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Finding the Right Shoes for Foot Pain

An often overlooked part of the body, the feet are actually very important. They are the foundation of your body, how you get around and they set the tone for the alignment of your whole skeleton. Foot pain can lead to a compromised gait. And that can create problems for your knees, hips, and neck down the line. Too many people suffer in silence with foot pain, letting it lead to these more serious complications. If you find yourself with discomfort in your feet for more than a week, go ahead and consult a pain specialist. This will put you on the road to getting the help you need. As additional support, let’s take a look at some of the most important factors to consider when choosing shoes if you experience foot pain.


This may seem like an obvious factor, but too many people find out too late that they have gone home with the wrong size. As much as we are all used to online shopping and rushing through our purchases, actually going to a store for shoes can be really helpful. Especially in a store with a focus on comfortable shoes, an experienced salesperson can guide you to great options. And they can show you how to get the optimal size. A recent study by Harvard University found that there’s more to proper fitting than relying on the number size. There should be about a half-inch between your big toe and the end of the shoe. Make sure you wear a pair of socks that are of the same thickness you would normally have on. And don’t be afraid to take your time, take a walk around the store. Look out for tight spots, inner fastenings that rub or bind, or any pressure on the back of your heel.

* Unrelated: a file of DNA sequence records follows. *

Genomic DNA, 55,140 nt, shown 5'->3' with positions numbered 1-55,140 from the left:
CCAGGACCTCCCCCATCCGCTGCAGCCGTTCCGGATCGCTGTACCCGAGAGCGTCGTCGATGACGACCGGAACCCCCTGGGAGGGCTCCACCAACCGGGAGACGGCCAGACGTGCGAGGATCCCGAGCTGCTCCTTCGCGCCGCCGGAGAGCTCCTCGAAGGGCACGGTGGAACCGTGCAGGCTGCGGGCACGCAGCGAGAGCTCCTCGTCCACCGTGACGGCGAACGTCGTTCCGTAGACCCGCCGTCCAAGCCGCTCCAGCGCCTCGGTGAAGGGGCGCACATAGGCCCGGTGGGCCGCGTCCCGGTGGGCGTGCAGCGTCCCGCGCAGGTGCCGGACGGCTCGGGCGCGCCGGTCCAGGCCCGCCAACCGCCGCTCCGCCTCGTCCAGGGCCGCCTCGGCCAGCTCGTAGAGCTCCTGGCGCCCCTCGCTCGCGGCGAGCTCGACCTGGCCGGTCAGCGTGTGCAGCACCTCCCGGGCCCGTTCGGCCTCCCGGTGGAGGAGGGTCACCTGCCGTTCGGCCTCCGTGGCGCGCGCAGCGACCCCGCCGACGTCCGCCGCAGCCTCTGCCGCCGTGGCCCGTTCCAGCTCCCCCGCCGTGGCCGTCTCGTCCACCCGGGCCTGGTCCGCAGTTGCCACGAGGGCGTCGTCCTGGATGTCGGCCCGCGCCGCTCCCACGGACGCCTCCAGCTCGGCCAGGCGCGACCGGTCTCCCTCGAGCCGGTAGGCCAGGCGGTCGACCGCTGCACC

●Arch support

Especially in the summer, a pair of loafers or flats in a light material may seem very tempting. And those styles are still options if you have planned certain activities, like a short outing or a seated event. For anything requiring time on your feet or walking, make sure you have a shoe with a good solid sole to support your arch. A lot of foot pain is from a lack of arch support, and there is no universal solution to this problem. This is because people have different arches and, therefore, different shoe needs. Once you determine your arch, you will have a better idea of what kind of support you need.


Once you have your size and arch support figured out, think about the material of the shoe. The right choice for this will also differ from one person to the next. People with sweat and fungus problems will want to seek out a breathable material. The main focus for most, though, will be having a resilient sole. You are going to want a sturdy material suited for the activity you will do in the shoe. Some jobs may demand a rubber-soled shoe to protect the wearer. Someone looking for shoes to jog with, on the other hand, would be better served with polyurethane options.

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